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In Indian Tree, a 1994 oil and mixed media work by Jaune Quick-to-See Smith, a figure, composed of whites, greens, blues and a cotton candy pink, nearly jumps to the front of the painting.

After the shock of color subsides, images in the background of the canvas slowly come into focus: a cartoon bear, a blank coloring-book page depicting a Native American young woman, newspaper and magazine clippings and other ephemera, obscured by drips and brushstrokes.

Smith’s work reveals its many layers only after careful, prolonged study. The same is true for American West: Vision and Revision, the exhibit at Elkhart’s Midwest Museum of American Art. In this exhibit, which runs through September, the museum pulls from its permanent collection to consider a behemoth, complex topic: how the American West has been interpreted, and re-interpreted, by a range of artists over time.

The exhibit’s title functions as a double entendre — not only does the exhibit “revision” the topic of the American West, it also plays a role in the museum’s “rebranding of our permanent collection as the story of American art,” curator Brian Byrn says.

He encourages viewers to view this new exhibit as an extension of the permanent American West exhibition on the museum’s first floor, which features additional works from George Catlin and Jaune Quick-to-See Smith.

In the intimate gallery upstairs, Smith’s Indian Tree stands out for her characteristic blend of political commentary and ironic wit. A member of the Confederated Salish and Kootenai Nation in Montana, Smith is one of the premier Native American artists working in the U.S. whose collages, cartoons, pictographs, text and other images “deal with contemporary Native American issues,” Byrn says. These issues range from the education and the representation of Native Americans in pop culture to environmental issues and feminism.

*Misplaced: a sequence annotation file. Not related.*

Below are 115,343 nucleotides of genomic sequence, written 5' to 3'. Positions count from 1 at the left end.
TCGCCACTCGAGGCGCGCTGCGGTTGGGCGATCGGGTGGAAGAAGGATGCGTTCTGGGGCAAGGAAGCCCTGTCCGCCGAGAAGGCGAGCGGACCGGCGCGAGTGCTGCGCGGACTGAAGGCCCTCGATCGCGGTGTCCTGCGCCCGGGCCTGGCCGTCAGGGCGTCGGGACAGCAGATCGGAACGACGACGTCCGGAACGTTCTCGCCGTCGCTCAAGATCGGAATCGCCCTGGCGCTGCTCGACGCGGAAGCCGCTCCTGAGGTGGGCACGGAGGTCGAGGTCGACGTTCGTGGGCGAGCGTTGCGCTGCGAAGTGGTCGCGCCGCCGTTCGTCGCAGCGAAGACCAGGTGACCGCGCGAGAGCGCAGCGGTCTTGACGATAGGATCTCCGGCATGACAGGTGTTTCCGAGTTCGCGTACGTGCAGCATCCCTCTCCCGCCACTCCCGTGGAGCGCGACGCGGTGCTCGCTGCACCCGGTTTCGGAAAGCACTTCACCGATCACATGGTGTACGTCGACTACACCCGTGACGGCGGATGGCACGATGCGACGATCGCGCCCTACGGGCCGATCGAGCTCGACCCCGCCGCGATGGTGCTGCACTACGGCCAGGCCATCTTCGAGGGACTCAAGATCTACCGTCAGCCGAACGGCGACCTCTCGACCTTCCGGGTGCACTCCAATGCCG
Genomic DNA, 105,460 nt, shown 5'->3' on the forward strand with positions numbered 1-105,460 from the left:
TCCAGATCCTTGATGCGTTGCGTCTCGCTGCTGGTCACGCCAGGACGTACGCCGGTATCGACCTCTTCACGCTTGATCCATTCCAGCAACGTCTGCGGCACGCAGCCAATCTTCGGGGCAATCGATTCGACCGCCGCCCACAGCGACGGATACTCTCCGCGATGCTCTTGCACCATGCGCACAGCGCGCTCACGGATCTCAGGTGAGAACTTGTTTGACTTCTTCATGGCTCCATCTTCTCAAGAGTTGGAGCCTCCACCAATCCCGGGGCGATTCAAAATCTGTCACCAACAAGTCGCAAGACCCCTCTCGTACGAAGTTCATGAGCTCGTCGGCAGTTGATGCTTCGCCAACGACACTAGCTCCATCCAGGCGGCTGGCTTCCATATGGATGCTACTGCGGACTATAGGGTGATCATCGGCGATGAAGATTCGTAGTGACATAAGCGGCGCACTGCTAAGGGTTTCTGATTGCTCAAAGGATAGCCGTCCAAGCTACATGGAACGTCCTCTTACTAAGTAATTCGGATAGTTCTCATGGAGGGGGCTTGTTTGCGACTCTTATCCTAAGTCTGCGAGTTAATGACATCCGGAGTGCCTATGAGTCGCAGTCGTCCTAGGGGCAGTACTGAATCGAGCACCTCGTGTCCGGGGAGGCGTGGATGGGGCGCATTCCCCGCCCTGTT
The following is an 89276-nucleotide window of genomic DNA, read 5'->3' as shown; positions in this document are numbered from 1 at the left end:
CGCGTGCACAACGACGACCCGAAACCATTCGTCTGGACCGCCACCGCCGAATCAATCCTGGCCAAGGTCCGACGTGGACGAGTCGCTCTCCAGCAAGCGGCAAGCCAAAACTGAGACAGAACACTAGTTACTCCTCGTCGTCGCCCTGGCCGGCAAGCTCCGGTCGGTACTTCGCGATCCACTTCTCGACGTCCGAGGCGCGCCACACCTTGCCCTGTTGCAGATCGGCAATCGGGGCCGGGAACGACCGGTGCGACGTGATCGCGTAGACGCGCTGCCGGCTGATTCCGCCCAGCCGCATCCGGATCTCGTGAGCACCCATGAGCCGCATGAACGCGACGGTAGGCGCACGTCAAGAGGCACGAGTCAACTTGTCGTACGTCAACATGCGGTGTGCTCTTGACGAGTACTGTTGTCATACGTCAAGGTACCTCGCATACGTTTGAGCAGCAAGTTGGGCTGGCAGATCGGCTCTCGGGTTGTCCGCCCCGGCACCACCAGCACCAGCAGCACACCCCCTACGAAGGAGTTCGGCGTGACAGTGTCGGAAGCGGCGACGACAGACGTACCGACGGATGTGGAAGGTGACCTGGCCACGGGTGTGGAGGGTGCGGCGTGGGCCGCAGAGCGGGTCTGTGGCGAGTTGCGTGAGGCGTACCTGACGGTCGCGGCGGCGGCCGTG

Anne Coe’s Greed, a detailed landscape painting with a cascading river in the background, warrants attention as well.

“What Coe’s talking about in Greed is water rights,” Byrn says. “You see the backdrop of water corralled by the Hoover Dam, and you see it breaking and spilling over. This is all a conversation about nature and the West.”

Hopi Indian katsina figures, also known as kachina dolls, appear in the exhibit in great number. The museum owns 20 of the traditional dolls, which are carved to resemble Hopi kachinas — supernatural beings. A few of the dolls date back to as early as the 1930s, Byrn says.

Hanging a few feet from the display of kachina dolls, large landscapes such as Gerry Metz’s Gros Ventre Camp and Bruce Kimberling’s New Mexico Landscape evoke wonder through their emphasis on lush natural beauty and grandeur. In the same stroke, Metz’s depiction of European settlers, framed against the backdrop of a Native American campground, calls to mind America’s violent and oft-romanticized colonial past.

For many visitors, the exhibit might prompt more questions than answers. The wall text and item information cards do little to contextualize or facilitate connections between the diverse and wide-ranging collection of works.

Byrn says he chose to leave out didactic information from the walls and “leave it up to the viewer.” He notes that weekly gallery talks at the museum offer curators the chance to expand on the themes raised in the exhibit and allow curious visitors to learn more about the complex cultural history of the American West.

“For the general visitor, I would hope that they can make some discoveries on their own — but staff is always available to answer questions,” he says.

“That being said,” he adds, “What better way to metaphorically re-imagine the West but to travel out there and discover something for yourself?”

–Nora McGreevy

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